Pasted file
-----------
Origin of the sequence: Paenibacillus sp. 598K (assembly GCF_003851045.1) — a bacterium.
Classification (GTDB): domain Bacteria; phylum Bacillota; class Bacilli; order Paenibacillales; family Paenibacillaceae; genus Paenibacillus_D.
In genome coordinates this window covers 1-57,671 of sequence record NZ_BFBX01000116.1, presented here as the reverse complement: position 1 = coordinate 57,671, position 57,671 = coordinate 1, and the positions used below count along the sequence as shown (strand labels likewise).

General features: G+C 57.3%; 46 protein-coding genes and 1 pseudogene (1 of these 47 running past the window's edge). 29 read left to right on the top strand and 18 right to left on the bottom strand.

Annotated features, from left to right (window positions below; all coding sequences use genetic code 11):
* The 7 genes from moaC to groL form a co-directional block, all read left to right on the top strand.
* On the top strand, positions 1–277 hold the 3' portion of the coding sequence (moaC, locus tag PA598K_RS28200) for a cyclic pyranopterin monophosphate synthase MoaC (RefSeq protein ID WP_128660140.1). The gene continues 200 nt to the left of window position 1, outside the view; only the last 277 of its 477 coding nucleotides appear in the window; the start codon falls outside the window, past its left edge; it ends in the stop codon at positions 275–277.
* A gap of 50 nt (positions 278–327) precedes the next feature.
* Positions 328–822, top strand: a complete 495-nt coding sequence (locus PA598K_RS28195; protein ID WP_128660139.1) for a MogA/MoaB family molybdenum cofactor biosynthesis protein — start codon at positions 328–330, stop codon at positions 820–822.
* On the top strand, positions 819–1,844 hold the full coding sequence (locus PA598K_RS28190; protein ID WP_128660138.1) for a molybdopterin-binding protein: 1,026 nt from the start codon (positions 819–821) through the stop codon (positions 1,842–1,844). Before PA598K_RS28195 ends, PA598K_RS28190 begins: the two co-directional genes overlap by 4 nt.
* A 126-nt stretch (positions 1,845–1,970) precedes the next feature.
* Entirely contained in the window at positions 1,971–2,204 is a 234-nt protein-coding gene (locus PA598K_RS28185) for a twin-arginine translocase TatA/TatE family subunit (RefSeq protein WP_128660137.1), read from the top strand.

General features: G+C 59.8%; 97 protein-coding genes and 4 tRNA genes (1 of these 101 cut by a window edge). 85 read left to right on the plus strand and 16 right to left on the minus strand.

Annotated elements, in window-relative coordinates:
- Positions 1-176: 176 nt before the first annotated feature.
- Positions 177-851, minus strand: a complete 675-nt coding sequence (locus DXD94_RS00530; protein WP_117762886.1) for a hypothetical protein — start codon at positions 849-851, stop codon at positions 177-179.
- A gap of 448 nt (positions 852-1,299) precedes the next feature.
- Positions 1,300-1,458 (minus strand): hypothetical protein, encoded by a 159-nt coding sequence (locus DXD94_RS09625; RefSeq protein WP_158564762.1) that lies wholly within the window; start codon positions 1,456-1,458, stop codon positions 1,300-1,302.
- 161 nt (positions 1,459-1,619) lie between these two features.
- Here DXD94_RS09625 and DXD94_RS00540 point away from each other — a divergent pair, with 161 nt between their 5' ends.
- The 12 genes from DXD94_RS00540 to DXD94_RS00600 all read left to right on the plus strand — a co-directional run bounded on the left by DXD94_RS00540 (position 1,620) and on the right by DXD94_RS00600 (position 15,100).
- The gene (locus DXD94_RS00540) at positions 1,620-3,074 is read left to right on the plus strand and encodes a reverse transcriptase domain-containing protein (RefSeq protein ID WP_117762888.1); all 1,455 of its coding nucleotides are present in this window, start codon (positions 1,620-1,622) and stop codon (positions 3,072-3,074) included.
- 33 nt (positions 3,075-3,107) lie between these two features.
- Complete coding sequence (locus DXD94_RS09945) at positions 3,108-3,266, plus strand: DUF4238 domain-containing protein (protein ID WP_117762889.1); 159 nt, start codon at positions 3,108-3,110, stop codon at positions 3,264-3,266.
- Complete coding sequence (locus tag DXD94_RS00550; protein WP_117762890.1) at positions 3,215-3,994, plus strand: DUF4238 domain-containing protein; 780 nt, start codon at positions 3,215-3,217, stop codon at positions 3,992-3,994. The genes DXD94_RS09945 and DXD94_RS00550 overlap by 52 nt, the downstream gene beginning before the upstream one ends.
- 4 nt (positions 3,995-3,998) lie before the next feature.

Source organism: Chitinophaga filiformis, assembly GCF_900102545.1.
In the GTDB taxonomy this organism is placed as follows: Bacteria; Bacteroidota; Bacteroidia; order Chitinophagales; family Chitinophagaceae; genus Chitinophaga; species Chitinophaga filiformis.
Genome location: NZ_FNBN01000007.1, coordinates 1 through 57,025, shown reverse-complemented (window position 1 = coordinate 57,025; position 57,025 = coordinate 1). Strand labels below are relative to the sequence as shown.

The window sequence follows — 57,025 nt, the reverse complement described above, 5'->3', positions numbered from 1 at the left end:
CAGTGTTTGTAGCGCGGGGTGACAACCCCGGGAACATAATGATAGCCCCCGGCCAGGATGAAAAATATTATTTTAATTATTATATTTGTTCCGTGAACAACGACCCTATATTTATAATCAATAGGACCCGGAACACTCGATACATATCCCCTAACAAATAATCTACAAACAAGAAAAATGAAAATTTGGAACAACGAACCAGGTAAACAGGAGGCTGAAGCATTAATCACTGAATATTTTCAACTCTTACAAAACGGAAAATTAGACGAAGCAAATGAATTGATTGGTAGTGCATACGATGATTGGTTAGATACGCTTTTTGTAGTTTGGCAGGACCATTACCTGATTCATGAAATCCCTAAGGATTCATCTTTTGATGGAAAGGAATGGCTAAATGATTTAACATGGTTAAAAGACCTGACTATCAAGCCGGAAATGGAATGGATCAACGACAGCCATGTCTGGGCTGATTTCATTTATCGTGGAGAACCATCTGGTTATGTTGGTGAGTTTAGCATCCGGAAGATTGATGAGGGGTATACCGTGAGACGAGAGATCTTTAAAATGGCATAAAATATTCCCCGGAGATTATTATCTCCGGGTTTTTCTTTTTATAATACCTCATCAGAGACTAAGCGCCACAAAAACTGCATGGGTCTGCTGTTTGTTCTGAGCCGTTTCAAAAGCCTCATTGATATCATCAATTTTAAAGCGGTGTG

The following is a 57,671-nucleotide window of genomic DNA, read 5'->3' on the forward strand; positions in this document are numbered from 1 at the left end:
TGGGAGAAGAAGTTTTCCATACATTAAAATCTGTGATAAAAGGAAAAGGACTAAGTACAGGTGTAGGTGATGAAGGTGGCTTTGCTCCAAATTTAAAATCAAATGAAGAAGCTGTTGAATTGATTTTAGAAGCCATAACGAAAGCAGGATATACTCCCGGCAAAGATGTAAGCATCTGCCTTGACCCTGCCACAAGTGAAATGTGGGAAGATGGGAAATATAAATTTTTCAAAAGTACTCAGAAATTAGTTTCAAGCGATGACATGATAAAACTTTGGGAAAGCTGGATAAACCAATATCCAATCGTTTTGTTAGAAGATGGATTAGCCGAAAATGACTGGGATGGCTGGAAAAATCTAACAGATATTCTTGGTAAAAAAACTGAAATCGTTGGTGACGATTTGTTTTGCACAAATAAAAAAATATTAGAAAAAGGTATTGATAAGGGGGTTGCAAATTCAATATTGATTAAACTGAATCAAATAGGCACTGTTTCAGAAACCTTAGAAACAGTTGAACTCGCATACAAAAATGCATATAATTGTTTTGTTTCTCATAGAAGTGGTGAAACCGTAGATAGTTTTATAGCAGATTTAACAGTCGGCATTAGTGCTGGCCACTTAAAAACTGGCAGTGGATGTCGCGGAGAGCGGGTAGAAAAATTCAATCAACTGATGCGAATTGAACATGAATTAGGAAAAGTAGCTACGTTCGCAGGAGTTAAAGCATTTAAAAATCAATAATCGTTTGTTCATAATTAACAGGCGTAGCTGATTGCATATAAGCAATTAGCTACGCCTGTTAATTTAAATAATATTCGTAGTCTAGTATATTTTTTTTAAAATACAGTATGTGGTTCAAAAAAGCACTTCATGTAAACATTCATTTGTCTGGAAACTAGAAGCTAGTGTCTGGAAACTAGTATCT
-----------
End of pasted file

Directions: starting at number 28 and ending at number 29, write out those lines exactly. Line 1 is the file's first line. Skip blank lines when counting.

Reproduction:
In the GTDB taxonomy this organism is placed as follows: Bacteria; Bacteroidota; Bacteroidia; order Chitinophagales; family Chitinophagaceae; genus Chitinophaga; species Chitinophaga filiformis.
Genome location: NZ_FNBN01000007.1, coordinates 1 through 57,025, shown reverse-complemented (window position 1 = coordinate 57,025; position 57,025 = coordinate 1). Strand labels below are relative to the sequence as shown.